july issue 2011
Pakistan’s Defence Budget: Cloaked in Secrecy
By Babar Ayaz | News & Politics | Published 7 years ago
Every year there are demands from politicians, the media and members of civil society that the burgeoning defence budget be discussed in detail in parliament. The general practice has been to dismiss the defence budget in a cursory manner, without providing any details. The excuse given year after year is that it is not in the national interest to publicly discuss the defence budget.
However, in a departure from the norm, the budget for 2011-12 gives a breakdown of what used to be a one-line budget provision. The total amount allocated to Defence Affairs and Services is Rs495 billion, which is 32% of the net revenue receipts of the federal government, after providing for the provincial share. Foreign debt repayment and interest on domestic debt takes away another 67%. To meet the expenditure on other ends, budget makers are relying on over-estimated net capital receipts, external receipts, provincial surplus and bank borrowing. All these estimates are speculative, so chances are we may just run into a bigger deficit than otherwise stated in the budget.
The breakdown of the defence budget for 2011-2012 is as follows. Employee salaries: Rs206 billion; operating expenses: Rs128 billion; physical assets: Rs117 billion; and civil works: Rs42 billion. During Musharraf’s tenure, the pension for retired army personnel was shifted to the civilian budget. It was close to Rs27 billion then, but according to estimates, it must have increased significantly by now. The defence establishment can claim that the increase of their share in the new budget is only 11.48%, which is below the average 14% inflation in the last year. However, the same holds true for the civilian governments as well.
As a major chunk of the foreign arms purchases are made through loans, there is no account of the amount of loans taken or the interest paid on them.
Despite vociferous demands from the public and the opposition that the defence budget be discussed in detail in parliament, no legislator had the courage to ask for more details. Interestingly, a couple of parliamentarians who had earlier raised this issue preferred to ignore it altogether. Instead of taking the security agencies to task for their failure on May 2, most parliamentarians cleverly redirected the wrath of the House towards the US by mainly discussing the issue of Pakistan’s sovereignty and how it was violated by the Americans.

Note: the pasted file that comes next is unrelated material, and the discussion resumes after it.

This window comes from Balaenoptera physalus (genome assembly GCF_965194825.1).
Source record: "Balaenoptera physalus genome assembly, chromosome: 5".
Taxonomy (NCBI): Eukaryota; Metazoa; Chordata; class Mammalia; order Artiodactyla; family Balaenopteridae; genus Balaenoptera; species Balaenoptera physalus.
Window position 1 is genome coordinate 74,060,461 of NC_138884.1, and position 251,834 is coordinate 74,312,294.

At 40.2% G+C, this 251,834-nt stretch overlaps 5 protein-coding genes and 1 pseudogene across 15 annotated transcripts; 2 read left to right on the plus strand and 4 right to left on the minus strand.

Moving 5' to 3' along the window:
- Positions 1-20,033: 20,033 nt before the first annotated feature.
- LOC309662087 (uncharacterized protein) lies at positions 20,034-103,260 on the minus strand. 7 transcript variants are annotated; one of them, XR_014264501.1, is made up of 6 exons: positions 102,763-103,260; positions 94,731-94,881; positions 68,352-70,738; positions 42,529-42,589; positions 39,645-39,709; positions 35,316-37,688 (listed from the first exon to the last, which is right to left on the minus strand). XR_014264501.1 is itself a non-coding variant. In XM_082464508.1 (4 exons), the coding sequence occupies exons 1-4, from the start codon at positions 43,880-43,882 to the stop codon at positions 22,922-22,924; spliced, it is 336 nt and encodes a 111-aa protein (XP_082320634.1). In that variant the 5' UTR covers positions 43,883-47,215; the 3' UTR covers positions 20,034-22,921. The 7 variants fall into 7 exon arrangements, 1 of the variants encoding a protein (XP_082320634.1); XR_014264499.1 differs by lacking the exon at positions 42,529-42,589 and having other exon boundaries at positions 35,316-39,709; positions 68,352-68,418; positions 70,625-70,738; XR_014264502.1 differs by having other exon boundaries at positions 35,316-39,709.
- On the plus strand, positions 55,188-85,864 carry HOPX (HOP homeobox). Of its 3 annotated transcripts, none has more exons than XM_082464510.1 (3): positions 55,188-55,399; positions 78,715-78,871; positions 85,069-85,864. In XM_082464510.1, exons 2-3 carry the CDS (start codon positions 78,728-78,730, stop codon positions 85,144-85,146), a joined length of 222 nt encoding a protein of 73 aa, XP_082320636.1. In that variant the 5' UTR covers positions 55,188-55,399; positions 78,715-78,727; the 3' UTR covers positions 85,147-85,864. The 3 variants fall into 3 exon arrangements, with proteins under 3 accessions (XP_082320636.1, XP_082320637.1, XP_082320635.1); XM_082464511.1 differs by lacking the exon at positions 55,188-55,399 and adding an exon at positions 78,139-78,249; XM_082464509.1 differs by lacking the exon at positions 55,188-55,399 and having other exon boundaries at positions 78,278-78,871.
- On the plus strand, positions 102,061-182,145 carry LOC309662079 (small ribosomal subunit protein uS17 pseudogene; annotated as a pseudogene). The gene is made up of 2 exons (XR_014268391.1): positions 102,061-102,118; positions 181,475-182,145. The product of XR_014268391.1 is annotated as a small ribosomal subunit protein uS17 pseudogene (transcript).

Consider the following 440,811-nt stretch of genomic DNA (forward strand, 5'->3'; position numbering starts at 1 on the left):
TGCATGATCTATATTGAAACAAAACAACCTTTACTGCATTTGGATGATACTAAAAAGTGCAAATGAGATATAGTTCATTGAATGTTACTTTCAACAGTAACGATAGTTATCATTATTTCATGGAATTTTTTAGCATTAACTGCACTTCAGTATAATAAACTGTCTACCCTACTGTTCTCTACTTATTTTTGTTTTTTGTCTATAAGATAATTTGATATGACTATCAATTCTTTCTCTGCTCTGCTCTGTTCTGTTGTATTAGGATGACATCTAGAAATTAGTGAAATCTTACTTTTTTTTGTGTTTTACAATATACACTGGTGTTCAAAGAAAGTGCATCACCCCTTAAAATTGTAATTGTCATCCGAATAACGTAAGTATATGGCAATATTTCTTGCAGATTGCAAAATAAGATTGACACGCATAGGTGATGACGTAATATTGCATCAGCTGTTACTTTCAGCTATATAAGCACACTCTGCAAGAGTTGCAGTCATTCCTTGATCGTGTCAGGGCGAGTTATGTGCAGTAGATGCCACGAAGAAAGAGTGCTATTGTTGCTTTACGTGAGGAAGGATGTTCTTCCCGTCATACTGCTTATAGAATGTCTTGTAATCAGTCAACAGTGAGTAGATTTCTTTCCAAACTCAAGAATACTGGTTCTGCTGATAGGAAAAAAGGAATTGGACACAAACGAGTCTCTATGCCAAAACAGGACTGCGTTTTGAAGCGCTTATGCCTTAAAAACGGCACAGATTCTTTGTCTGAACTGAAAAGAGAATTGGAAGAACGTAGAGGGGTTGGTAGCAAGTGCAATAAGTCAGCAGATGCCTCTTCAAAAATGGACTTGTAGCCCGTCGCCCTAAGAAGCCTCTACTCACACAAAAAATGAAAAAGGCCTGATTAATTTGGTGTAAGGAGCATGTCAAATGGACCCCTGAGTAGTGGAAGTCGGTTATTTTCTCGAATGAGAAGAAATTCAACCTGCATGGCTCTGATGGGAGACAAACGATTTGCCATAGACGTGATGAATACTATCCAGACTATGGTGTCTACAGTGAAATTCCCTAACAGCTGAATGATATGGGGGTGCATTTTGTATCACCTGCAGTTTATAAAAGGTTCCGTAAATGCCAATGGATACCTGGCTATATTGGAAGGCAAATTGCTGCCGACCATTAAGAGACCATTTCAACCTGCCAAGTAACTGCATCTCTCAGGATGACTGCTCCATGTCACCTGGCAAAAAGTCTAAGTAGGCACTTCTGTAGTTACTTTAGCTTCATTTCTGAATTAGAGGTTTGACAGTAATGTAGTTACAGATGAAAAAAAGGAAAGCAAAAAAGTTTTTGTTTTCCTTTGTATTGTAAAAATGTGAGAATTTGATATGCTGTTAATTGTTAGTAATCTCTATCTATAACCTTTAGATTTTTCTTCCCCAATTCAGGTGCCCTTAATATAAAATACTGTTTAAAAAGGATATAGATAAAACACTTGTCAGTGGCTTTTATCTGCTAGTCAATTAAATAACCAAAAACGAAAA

However, it is imperative that a national security policy be formulated before the political dispensation undertakes any discussion on the curtailment of the defence budget, or they will run into snags. The internal insurgency that Pakistan faces is being used to justify the present spending by the army. But even before the war on terror, we have always had a consistent enemy: India. All those who have benefitted from a war-based economy will continue to harp on the imminent threat of war with India in order to justify the spending on the 600,000-strong army.
While the perception of threat from India has always been used to justify the heavy defence expenditure, the truth is that we have fought four wars with India since 1948 to date, out of which three were initiated by Pakistan — the Kashmir war where the dangerous policy of using a tribal lashkar was introduced; the 1965 war when armed insurgents were sent into Kashmir following which India decided to choose its own battlefront; the Kargil misadventure in 1999 which backfired. It was only in 1971 when India came to the support of the Bangladeshis in their “war of liberation” and avenged the previous two attacks. It should be noted that the 1971 war was the result of Pakistan’s military operation in Bangladesh.
The Khakis argue that India is buying arms and ammunition worth billions of dollars and consequently, the Pakistan Army has to maintain some sort of balance as a preventive measure against possible aggression. The same argument is used to justify the purchase of some of the most expensive war toys such as F-16s or the $35 million P-3C Orion planes that were blown up by a handful of terrorists at the PNS Mehran base in Karachi. Ostensibly the amount spent on the country’s nuclear facility is over and above the disclosed defence budget of the country. Even retired finance secretaries are tight-lipped about where this money comes from.
While citizens are willing to foot the bill for the army to protect themselves from terrorists, they are in the dark about how much of their money goes into financing the so-called “good Taliban” or to various India-specific jihadi organisations. So unless the political government is allowed to formulate a national security policy that is not India-centric, we will not have a clear picture of exactly how much real defence expenditure is.